Google: Our brilliant Spectre fix dodges performance hit, so you should all use it

Google wants the whole industry to adopt its Retpoline fixes for Variant 2 of the Meltdown-Spectre bugs.
Written by Liam Tung, Contributing Writer

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Google's 'moonshot' fix for the hardest-to-solve of the three Meltdown and Spectre CPU attacks seems to have paid off.

That fix, called Retpoline, addresses Variant 2 of the two Spectre CPU attacks called 'branch target injection'. Variant 2 is considered by Microsoft and Google to be the trickiest speculative execution vulnerability to fix as it's the only one that does cause a significant hit on CPU performance.

It is also the scariest threat to virtualized environments in the cloud due to its potential to be used to hop between different instances on the same CPU.

The other way of fixing Variant 2 is via a blend of OS/kernel fixes and silicon microcode from Intel and AMD, but Google contends its software-based Retpoline answer is superior and should be adopted universally.

Google last week said Retpoline generally had "negligible impact on performance" and has now outlined the specific impact for Google Cloud Platform services.

Ben Treynor Sloss, the VP of Google's 24x7, said for several months it looked like the only option to fix Variant 2 would be to disable the performance-enhancing speculative execution CPU feature, which in turn would result in slower cloud applications.


Google has now outlined Retpoline's specific impact for Google Cloud Platform services.

Image: Google

Google had already patched Variant 1, also a Spectre attack, and Variant 3 aka Meltdown, by September, with Variant 2 standing out until December. These first two fixes had "no perceptible impact" on GCP or services like Gmail, Search, and Drive, but the fix for Variant 2 did.

Intel initially denied reports that its Meltdown and Spectre fixes would cause a major hit on CPU performance, but yesterday admitted "impact on performance varies widely, based on the specific workload, platform configuration and mitigation technique".

Sloss says during tests at Google, disabling the vulnerable CPU enhancements -- that is, speculative execution -- did result in "considerable slowdowns".

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"Not only did we see considerable slowdowns for many applications, we also noticed inconsistent performance, since the speed of one application could be impacted by the behavior of other applications running on the same core. Rolling out these mitigations would have negatively impacted many customers," he wrote.

Microsoft's analysis of the patches' impact on PC, server, and cloud performance came to a similar conclusion.

"In general, our experience is that Variant 1 and Variant 3 mitigations have minimal performance impact, while Variant 2 remediation, including OS and microcode, has a performance impact," wrote Terry Myerson, executive vice president of Microsoft's Windows and Devices Group.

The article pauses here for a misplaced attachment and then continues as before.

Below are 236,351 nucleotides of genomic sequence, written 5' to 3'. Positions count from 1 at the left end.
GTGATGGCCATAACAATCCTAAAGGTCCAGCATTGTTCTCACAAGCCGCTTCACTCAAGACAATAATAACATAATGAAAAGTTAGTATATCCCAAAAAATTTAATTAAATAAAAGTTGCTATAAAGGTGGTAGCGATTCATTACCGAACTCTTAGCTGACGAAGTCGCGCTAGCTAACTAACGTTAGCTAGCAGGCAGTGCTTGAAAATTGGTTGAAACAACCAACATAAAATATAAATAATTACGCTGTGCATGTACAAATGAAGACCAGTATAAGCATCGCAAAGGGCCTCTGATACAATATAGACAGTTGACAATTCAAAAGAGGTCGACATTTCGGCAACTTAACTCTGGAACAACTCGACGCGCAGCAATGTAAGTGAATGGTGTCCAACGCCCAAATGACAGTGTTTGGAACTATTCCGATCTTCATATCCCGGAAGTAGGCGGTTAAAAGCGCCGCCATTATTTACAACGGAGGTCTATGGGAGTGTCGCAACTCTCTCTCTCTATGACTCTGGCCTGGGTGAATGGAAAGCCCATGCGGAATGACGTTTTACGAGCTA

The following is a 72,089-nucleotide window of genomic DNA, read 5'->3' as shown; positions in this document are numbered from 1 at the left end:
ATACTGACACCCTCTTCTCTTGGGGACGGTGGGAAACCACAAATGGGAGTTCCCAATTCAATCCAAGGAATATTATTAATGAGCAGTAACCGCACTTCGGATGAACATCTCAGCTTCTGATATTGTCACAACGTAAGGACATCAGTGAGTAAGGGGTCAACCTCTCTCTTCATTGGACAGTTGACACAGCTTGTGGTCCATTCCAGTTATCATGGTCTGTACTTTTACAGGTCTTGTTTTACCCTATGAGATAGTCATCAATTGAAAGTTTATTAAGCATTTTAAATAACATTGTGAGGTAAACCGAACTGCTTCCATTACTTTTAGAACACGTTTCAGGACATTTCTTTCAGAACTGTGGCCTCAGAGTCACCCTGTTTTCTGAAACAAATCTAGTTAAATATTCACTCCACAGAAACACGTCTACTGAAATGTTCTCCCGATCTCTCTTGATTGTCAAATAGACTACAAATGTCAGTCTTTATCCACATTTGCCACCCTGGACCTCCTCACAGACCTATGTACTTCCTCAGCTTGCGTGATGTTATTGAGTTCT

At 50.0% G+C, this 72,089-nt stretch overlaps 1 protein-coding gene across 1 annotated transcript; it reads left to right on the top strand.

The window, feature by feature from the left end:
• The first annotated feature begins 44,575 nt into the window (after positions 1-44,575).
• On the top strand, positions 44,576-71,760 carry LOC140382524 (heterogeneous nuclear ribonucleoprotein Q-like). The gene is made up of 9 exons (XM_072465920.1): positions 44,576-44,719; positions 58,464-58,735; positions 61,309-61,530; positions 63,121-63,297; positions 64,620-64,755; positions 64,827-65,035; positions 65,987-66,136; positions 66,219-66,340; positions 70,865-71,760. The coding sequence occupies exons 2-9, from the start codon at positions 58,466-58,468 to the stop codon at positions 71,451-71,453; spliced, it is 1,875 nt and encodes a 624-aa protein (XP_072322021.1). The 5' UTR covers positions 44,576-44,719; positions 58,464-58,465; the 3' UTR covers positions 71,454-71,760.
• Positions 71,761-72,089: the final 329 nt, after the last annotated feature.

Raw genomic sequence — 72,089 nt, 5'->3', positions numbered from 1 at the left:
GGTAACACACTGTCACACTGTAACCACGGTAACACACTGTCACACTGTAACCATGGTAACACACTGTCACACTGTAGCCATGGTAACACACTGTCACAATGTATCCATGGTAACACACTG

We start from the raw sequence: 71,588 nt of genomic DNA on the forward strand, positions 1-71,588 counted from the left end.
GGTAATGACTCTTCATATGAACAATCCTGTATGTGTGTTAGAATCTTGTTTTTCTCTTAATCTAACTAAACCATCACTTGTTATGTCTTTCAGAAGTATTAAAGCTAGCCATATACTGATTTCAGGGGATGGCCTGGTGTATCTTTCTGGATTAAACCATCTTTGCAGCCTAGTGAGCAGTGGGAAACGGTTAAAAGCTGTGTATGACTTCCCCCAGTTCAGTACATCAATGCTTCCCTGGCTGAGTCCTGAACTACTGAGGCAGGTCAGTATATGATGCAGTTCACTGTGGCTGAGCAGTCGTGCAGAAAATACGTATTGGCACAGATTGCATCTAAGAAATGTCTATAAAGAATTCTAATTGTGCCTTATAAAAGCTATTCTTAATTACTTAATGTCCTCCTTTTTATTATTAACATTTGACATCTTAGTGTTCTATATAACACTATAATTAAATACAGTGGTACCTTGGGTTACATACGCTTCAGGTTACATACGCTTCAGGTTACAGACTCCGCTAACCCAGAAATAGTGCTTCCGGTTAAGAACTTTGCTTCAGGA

Paul Turner, Retpoline's creator, has provided a detailed write-up on the fix. The term is a portmanteau of 'return' and 'trampoline'.

"Retpoline sequences are a software construct which allow indirect branches to be isolated from speculative execution. This may be applied to protect sensitive binaries (such as operating system or hypervisor implementations) from branch target injection attacks against their indirect branches," said Turner.

Retpoline is a stable fix too, according to Sloss, who says that since wrapping up all Meltdown and Spectre bugs for Google Cloud Platform in December, it hasn't received a single support ticket related to the updates.

"This confirmed our internal assessment that in real-world use, the performance-optimized updates Google deployed do not have a material effect on workloads," he wrote.

"We believe that Retpoline-based protection is the best-performing solution for Variant 2 on current hardware. Retpoline fully protects against Variant 2 without impacting customer performance on all our platforms. In sharing our research publicly, we hope that this can be universally deployed to improve the cloud experience industry-wide."

Previous and related coverage

Meltdown-Spectre firmware glitch: Intel warns of risk of sudden reboots

Older Broadwell and Haswell chips have been taking a hit from Intel's CPU patch.

Linux vs Meltdown: Ubuntu gets second update after first one fails to boot

Now Linux distributions get hit by Meltdown patch issues.

Windows Meltdown-Spectre fix: How to check if your AV is blocking Microsoft patch

Antivirus firms are playing patch catch-up, as Microsoft releases Meltdown firmware updates for Surface devices.

Windows Meltdown-Spectre patches: If you haven't got them, blame your antivirus

Microsoft says your antivirus software could stop you from receiving the emergency patches issued for Windows.

Critical flaws revealed to affect most Intel chips since 1995

Most Intel processors and some ARM chips are confirmed to be vulnerable, putting billions of devices at risk of attacks. One of the security researchers said the bugs are "going to haunt us for years."

Windows emergency Meltdown patch: Microsoft stops update for AMD PCs after crash reports(TechRepublic)

Following claims the patches trapped some AMD PCs in an endless loop, Microsoft today announced the Windows updates would not be rolled out to affected machines.

How to protect yourself from Meltdown and Spectre CPU flaws(CNET)

Practically every modern processor is vulnerable. We're updating this list of fixes as they become available.

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